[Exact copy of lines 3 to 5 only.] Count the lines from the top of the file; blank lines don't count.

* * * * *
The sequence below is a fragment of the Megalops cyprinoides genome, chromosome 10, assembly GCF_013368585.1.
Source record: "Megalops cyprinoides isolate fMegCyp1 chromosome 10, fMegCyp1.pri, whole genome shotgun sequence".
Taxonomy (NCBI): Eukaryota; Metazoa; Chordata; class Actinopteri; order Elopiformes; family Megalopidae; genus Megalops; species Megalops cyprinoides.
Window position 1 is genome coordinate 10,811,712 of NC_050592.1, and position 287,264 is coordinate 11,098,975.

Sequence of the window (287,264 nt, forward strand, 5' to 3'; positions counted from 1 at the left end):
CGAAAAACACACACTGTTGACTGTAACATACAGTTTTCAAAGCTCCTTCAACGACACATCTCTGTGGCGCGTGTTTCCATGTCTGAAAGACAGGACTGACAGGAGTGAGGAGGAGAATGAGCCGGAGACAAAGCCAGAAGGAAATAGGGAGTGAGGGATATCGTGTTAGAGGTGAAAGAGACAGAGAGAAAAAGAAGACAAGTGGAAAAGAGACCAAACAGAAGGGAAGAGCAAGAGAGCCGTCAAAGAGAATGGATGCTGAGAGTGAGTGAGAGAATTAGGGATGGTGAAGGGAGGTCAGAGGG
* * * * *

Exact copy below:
Taxonomy (NCBI): Eukaryota; Metazoa; Chordata; class Actinopteri; order Elopiformes; family Megalopidae; genus Megalops; species Megalops cyprinoides.
Window position 1 is genome coordinate 10,811,712 of NC_050592.1, and position 287,264 is coordinate 11,098,975.

Sequence of the window (287,264 nt, forward strand, 5' to 3'; positions counted from 1 at the left end):